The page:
Revising Our Viewpoints—or—Exercising Intellectual Humility
Dive into this topic by watching the video, followed by key explanations and exercises below.
The 4th Element of intellectual humility is the ability to actually put it into practice: Revising Our Viewpoint In Light Of New Information
Remember, that intellectual humility doesn’t mean gullibility, so we don’t have to change as a result of new information. We just have to be willing to.
Even so, our own thinking patterns can often cause us to be “gullible” to bad logic, depending on the situation…
Even if you’re generally high in Intellectual Humility, a given situation can spring you out of it.
We all have weak spots and blind spots.
We all have memories and experiences that lead us to be overconfident in some areas—without us even realizing it.
Once you’ve gotten a good grasp of the other 4 elements—Respect, Lack of Overconfidence, and Ego Separation—the best way to increase your chances of always behaving with high intellectual humility in a given situation is to learn about your cognitive distortions and psychologically “prime” yourself to overcome them whether you see them coming or not.
Cognitive distortions are unhelpful patterns of thinking, or biases that prevent us from thinking clearly. They’re often very related to the fallacies we learned about in Lesson 2.9, and it’s natural to fall into them.
The most common indicators of cognitive distortions include:
All or nothing thinking
Dwelling on single points of evidence rather than all of the evidence
Disqualifying the positive
Jumping to conclusions (mind reading or fortune telling)
Magnification and minimization (making small things catastrophic and vice versa)
Reasoning through emotion rather than logic
Making things personal
You can dig deeper into the definitions of cognitive biases and distortions at this interactive website: https://yourbias.is/
And you can learn about your own cognitive distortions by taking some of the mini-quizzes at https://www.clearerthinking.org/tools-and-mini-courses
To act with IH, you need to create psychological safety for yourself.
When you think you may not be thinking clearly, it needs to feel safe for you to change your mind, or you’ll devolve into more cognitive distortions.
It also needs to feel safe for your to express yourself.
Often, the best way to create this safety for yourself is to take some time out to breathe, think, and re-approach the conversation or situation with renewed openness and confidence in your desire to find the truth (as opposed to confidence in your opinions).
Often you will feel safer to express yourself in a smaller group or in a 1 on 1 situation, versus in front of a big group in the moment.
Say, “I don’t know… yet” and take a walk—or go home and through the exercises below if the situation makes sense for them.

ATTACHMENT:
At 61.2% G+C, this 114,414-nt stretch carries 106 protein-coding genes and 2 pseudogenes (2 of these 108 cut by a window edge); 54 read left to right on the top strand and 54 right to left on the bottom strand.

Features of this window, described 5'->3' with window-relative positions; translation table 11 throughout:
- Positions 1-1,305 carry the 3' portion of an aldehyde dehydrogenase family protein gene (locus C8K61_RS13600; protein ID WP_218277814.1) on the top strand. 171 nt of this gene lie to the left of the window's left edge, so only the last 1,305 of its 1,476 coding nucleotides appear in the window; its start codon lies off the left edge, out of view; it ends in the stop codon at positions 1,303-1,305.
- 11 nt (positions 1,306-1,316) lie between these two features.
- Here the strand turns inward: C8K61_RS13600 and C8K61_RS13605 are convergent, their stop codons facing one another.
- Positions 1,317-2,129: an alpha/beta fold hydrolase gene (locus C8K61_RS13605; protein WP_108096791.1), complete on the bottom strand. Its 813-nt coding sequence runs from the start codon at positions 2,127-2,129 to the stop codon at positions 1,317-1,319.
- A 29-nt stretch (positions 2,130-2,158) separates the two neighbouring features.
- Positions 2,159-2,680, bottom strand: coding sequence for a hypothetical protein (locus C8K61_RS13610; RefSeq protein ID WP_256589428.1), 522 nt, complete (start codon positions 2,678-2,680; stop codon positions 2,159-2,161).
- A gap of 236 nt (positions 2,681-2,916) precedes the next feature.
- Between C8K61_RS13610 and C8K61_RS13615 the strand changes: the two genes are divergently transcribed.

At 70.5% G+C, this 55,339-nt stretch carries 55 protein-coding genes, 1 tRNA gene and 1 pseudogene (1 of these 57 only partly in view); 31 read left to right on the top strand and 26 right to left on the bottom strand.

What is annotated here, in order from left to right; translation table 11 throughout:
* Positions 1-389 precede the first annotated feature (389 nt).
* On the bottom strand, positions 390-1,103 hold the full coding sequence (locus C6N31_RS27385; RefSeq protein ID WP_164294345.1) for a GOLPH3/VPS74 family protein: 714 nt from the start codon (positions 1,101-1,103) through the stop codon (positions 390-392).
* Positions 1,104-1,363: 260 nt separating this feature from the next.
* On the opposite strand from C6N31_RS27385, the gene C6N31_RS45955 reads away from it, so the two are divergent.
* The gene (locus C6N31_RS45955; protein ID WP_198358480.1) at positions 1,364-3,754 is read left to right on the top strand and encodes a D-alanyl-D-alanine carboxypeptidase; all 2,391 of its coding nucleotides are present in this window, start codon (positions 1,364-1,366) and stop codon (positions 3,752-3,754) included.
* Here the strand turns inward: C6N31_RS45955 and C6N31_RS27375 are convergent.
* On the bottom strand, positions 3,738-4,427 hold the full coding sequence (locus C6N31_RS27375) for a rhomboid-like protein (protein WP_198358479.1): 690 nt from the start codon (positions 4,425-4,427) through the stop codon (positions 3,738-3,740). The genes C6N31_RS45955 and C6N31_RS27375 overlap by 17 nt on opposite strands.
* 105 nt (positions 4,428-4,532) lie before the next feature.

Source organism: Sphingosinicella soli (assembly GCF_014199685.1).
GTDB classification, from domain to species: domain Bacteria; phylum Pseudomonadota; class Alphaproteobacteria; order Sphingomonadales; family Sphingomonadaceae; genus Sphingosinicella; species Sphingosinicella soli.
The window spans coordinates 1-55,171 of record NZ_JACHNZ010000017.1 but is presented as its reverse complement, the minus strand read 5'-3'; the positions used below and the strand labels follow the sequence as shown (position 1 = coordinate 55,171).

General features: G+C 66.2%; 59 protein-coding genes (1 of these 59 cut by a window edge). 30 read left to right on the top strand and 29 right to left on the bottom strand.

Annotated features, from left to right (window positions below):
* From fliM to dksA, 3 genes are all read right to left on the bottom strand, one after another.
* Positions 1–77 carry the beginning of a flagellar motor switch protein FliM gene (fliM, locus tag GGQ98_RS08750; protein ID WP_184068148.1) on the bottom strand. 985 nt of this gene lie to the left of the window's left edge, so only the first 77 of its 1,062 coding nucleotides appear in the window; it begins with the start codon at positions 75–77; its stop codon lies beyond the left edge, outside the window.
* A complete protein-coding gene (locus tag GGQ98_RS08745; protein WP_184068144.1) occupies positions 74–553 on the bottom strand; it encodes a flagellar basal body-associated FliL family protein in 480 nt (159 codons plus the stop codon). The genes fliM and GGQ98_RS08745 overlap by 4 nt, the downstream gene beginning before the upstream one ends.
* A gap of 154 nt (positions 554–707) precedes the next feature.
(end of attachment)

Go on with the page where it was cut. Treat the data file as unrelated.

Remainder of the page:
Homework Exercise: Negative Thought Journal
Try this for the next couple of days:
Throughout your day, make a note of any time you have an automatic, negative thought.
E.g. “2pm during the event discussion”
When you have space to do so, write down in your journal where you were and what you were doing, along with any other relevant info about the situation. Try to paint the scene objectively if you can.
E.g. “I was discussing the upcoming event with Sarah and she responded to my idea for the venue in a tone that I didn’t like.”
Now write down the emotion(s) you felt and rate the strength of the emotion, on a scale of 0 to 10.
E.g. Angry: 4. Shame: 7.
Now write down the negative automatic thought you had in response to this situation and emotion.
E.g. I thought, “Sarah is a jerk and doesn’t care about my feelings more than the stupid event venue.”
Now note the evidence for and against your negative thought, using only observations the Computer could say Yes to. E.g.
For: Sarah changed her speaking voice to a tone that sounded sarcastic to me. She did not go with my idea, and did not ask how I felt.
Against: I cannot read Sarah’s mind. Sarah did not say she doesn’t care about my feelings. And she has, in the past, agreed with some of my ideas.
Now come up with a less negative alternative story to your negative one. This is only a story, so it isn’t necessarily right. But it should be a conclusion that the evidence could also lend itself to.
E.g. My story could be that Sarah thought she made a funny joke, and did not realize it might hurt my feelings.
Finally, after thinking through this alternative scenario, rate the strength of emotion(s) you feel about the situation that happened.
E.g. Anger: 0. Shame 5. I now just feel ashamed for jumping to the conclusion, but am not angry at Sarah.
Ideally this exercise leads to a change in negative feelings, but it doesn’t have to. The most important thing is it helps you practice not being fixed in your conclusions. If negative emotions persist after you explore alternatives, it’s a good time to approach the person using the toolkit we learned about in Lesson 2.15, and have an honest conversation.